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Archaeologists uncover early medieval farmsteads and Iron Age finds in Werne

Archaeologists have uncovered several medieval farmsteads and Iron Age burials near the town of Werne in the Federal state of North Rhine-Westphalia, Germany.

Excavations were conducted by the Westphalia-Lippe Regional Association (LWL), revealing traces of early medieval farmsteads and the ditches used to separate the farming plots.

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Most of the plots have a residential building which date from the late 9th century AD, along with outbuildings such as barns, wells, and traces of dug-out hollows and postholes that indicate so-called sunken-featured buildings or pit houses.

Pit houses (known in Germany as Grubenhäuser) were structures built into the ground which were typically used to store food (just like a pantry, a larder, or a root cellar), however, in Germany they were also used as dwellings.

During this period, the areas on the edge of the Lippe floodplain was densely occupied with farmsteads for the fertile soil.

Traces of medieval well – Image Credit : LWL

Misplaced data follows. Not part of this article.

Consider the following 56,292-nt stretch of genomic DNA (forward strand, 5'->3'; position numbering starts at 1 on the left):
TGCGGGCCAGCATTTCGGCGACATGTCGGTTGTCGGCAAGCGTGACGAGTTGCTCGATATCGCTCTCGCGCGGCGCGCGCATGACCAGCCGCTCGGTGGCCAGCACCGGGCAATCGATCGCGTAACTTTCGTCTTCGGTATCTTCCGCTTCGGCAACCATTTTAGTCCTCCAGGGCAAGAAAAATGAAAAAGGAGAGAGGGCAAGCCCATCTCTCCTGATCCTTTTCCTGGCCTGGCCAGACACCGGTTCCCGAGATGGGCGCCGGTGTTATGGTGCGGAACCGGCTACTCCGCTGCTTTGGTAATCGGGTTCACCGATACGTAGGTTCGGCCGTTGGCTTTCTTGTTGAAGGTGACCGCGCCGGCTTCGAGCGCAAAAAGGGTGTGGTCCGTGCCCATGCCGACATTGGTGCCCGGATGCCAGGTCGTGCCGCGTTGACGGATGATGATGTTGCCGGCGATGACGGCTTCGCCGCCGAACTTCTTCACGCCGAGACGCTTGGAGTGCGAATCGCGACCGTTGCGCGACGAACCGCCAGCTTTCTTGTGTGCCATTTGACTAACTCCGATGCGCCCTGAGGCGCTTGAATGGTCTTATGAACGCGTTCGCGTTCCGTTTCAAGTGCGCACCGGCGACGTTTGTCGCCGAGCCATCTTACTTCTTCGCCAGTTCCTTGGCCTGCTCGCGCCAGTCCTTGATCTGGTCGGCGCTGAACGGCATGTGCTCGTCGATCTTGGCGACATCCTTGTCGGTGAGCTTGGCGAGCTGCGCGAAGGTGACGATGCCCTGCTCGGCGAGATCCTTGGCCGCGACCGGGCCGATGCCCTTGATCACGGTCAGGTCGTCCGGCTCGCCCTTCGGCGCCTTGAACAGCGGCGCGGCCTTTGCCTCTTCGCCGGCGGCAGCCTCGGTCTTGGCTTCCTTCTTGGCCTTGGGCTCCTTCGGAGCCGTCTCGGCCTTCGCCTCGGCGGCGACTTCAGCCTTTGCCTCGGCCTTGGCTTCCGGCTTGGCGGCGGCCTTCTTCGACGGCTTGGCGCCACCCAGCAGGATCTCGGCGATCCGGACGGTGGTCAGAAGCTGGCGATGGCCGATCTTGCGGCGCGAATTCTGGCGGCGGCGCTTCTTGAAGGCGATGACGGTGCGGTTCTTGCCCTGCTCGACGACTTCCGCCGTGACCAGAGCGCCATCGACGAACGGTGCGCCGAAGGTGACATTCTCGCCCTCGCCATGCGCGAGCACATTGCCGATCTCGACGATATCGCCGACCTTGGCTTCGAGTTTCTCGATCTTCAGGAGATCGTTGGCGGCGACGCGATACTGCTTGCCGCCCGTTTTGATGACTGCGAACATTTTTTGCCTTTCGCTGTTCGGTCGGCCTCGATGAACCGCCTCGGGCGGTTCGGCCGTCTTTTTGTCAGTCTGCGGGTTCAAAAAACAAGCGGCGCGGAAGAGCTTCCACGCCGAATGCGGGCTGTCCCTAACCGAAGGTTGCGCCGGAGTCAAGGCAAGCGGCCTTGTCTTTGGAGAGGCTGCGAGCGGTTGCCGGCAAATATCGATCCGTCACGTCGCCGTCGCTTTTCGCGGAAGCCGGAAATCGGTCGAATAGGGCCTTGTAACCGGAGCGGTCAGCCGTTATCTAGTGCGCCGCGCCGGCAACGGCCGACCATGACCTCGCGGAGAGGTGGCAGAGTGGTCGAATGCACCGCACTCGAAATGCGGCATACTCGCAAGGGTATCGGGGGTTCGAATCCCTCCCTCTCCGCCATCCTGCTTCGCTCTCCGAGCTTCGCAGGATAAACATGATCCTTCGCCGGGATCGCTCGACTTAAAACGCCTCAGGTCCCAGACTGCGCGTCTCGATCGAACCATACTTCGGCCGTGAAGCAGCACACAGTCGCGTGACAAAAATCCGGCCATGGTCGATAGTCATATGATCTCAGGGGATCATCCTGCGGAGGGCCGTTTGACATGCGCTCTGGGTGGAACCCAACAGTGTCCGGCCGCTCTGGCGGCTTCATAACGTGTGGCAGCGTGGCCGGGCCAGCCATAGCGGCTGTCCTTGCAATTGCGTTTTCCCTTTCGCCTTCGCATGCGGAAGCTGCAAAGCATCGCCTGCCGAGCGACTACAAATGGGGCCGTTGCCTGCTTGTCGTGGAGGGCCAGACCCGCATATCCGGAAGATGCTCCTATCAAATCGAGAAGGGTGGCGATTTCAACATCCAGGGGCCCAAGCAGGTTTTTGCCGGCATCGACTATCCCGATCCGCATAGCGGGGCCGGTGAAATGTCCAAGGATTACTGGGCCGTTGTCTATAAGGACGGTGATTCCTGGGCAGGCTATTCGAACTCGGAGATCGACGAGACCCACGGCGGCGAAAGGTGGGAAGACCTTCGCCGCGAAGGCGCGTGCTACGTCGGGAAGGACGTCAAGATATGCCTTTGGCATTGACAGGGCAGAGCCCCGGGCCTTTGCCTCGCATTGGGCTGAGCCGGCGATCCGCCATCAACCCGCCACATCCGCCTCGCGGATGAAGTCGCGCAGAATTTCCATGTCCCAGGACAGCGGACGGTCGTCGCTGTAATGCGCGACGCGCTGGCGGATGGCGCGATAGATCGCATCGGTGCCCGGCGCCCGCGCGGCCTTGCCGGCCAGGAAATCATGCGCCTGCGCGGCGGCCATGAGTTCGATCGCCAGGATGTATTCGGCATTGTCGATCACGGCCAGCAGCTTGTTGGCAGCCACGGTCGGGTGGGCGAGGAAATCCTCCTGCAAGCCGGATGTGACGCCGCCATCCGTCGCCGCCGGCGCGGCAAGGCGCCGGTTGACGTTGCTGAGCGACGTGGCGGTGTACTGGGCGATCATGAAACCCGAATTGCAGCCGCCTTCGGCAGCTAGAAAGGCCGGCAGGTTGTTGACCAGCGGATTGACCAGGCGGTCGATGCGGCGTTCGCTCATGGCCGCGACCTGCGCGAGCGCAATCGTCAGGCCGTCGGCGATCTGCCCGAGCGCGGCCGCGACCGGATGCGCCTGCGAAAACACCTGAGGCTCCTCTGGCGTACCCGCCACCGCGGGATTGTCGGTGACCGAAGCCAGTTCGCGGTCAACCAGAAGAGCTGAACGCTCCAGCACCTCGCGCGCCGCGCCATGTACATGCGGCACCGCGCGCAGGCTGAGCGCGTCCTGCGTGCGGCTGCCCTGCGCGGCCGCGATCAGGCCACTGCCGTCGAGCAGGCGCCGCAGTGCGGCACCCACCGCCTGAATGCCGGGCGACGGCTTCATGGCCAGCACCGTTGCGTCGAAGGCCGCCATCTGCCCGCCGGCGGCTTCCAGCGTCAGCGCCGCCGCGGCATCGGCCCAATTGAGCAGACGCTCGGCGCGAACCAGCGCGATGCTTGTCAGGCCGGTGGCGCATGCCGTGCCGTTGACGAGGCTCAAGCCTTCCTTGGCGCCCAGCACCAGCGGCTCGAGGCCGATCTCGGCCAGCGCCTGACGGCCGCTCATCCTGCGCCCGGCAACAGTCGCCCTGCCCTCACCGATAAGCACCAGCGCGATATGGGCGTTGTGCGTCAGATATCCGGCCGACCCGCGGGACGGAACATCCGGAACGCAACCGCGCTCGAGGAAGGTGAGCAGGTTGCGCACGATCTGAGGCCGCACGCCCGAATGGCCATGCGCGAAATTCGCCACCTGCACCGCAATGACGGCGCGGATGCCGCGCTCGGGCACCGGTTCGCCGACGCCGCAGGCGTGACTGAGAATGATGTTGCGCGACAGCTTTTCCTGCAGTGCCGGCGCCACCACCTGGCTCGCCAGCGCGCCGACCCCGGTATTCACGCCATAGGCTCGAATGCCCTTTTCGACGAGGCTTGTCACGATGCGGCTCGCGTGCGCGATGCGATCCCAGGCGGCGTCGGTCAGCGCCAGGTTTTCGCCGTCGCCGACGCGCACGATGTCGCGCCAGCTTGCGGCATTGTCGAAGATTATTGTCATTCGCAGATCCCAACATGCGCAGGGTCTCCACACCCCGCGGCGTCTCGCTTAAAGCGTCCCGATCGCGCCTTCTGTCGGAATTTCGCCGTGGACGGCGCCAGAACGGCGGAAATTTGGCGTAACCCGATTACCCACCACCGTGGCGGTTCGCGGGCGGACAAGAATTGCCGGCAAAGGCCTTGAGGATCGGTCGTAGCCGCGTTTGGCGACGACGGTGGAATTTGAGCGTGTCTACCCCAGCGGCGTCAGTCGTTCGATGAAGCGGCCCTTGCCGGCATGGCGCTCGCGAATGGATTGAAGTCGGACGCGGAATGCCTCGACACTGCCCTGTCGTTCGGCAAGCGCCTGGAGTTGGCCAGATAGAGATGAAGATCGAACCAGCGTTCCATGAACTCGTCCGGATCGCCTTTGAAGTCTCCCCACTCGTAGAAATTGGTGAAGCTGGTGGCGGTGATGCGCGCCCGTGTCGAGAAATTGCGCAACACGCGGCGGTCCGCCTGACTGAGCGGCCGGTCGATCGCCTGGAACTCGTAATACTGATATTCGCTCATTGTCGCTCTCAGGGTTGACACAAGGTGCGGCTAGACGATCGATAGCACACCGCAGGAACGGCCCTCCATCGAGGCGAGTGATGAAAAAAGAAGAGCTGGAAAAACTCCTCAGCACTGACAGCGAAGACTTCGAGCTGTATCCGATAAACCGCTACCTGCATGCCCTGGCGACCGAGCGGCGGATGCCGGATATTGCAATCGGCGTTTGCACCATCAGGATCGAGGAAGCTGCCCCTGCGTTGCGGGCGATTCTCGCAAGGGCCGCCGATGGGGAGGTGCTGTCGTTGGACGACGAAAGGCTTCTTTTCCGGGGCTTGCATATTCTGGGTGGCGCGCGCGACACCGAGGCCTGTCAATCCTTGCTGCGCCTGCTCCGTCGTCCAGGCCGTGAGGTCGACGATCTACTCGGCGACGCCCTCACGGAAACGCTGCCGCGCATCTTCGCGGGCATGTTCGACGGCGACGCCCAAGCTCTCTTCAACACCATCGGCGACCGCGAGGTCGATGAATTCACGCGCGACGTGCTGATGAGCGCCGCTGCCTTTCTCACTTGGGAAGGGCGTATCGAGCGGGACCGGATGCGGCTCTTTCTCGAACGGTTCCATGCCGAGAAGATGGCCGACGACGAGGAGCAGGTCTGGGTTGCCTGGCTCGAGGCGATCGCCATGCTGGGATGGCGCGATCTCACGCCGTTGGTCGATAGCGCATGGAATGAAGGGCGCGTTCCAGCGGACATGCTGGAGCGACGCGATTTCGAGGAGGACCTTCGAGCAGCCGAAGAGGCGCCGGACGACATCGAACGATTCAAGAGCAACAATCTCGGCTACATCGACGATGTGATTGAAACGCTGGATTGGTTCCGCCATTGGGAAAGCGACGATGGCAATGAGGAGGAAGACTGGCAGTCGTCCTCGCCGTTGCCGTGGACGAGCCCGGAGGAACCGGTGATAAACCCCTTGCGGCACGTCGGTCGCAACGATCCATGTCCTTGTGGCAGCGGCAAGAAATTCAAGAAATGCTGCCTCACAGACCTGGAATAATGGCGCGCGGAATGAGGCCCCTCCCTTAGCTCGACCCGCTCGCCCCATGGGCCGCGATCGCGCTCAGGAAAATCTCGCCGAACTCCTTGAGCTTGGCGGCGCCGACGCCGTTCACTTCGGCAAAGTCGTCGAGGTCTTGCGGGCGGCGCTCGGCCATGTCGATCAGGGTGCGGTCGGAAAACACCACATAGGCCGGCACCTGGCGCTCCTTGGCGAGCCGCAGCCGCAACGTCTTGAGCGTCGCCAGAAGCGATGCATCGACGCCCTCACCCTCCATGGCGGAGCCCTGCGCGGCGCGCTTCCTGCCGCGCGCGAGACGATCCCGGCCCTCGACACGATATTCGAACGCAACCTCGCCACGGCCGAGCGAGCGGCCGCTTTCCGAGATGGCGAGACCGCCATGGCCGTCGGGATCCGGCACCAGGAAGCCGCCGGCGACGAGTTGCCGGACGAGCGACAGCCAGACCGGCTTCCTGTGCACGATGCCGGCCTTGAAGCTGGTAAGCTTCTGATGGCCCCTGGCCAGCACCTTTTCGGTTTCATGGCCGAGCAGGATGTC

Archaeologists also found several graves that date from the Iron Age, indicated by cremated burials in burn-pit graves along with the remains of funeral pyres and associated grave goods.

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Based on the dating evidence, it is likely that the burials are from the La Tène culture, a people that flourished during the late Iron Age (from about 450 BC to the Roman conquest in the 1st century BC), succeeding the early Iron Age Hallstatt culture.

According to the researchers: “Whether traces of a settlement from the same period can be found is one of the many questions to which we hope to find answers through further excavation progress.”

Header Image Credit : LWL

Sources : Regional Association of Westphalia-Lippe (LWL)

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Mark Milligan
Mark Milligan
Mark Milligan is multi-award-winning journalist and the Managing Editor at HeritageDaily. His background is in archaeology and computer science, having written over 7,500 articles across several online publications. Mark is a member of the Association of British Science Writers (ABSW), the World Federation of Science Journalists, and in 2023 was the recipient of the British Citizen Award for Education, the BCA Medal of Honour, and the UK Prime Minister's Points of Light Award.
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